In 1998, following a visiting professorship in Oslo, Gunnars published another hybrid text with metafictional and autobiographical overtones, Night Train to Nykøbing. Tracing a journey away from a relationship and towards self-understanding, Night Train uses an elaborate choral structure to deal with the difficulties of speaking and being silent. Gunnars most recent book of poetry, Silence of the Country, offers another response to the problem of silence prompted by this migration. Her trip to Norway was a kind of cultural homecoming, since, as she says, Iceland was built on Norwegian foundations. Nevertheless, Gunnars describes how Oslo and Norway caused her to "lose her grounding" to the extent that she virtually forget how to speak or write. The poems, composed on her return to B.C., helped her "write [herself] back into [her] own existence [...] declaring that I am here and I am a writer" (iii).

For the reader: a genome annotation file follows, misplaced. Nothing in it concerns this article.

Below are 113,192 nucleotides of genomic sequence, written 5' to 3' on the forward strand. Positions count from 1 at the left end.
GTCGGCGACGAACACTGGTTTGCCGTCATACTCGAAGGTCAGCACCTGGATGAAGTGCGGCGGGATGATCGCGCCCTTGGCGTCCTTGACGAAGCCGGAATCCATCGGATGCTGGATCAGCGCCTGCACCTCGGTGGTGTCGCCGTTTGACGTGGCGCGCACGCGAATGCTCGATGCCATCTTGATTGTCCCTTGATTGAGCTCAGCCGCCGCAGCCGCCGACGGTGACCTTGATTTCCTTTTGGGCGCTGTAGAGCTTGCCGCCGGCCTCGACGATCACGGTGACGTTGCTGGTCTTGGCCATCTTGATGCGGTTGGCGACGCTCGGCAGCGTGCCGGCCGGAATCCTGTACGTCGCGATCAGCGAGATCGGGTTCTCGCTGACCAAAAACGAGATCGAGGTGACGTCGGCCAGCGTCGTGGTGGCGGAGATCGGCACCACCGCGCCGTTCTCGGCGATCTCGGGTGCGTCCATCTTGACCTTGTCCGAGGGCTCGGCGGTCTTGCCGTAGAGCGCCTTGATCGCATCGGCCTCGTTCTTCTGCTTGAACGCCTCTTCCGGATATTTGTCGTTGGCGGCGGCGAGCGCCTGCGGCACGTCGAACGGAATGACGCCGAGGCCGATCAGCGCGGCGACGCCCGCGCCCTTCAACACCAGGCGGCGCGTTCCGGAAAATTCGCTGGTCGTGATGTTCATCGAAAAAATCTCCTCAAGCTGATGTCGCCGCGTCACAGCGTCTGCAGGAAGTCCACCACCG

It is impossible not to be impressed with the breadth and the consistency of Gunnars’s writing. A remarkable poet, novelist, essayist, translator and scholar, she writes with generosity, with courage and with love. Hers is a writing that emerges not from ego but from a confrontation with the silences of her selves, both ancestral and present. Inviting us to "reach for eternity" ("Pensive" 35), her careful negotiation of paradox itself prompts us to think and feel freely about the nature of self, about longing and belonging, about language and time, about "the many small ways of being human / [...] the many ways of going on and on" ( Silence of the Country 53).
1I am grateful to Kristjana Gunnars for helping me sort through the "facts" of her life.
Casey, Jane. "An Interview with Kristjana Gunnars." Contemporary Verse Two 8.3 (1984): 36-39.
Demchuk, David. "‘Holding Two Ropes’: Interview with Kristjana Gunnars." Writers News Manitoba / Prairie Fire 5.2-3 (1984): 32-37.
Garebian, Keith. Rev. of Zero Hour by Kristjana Gunnars. Quill & Quire 57.4 (1991): 33.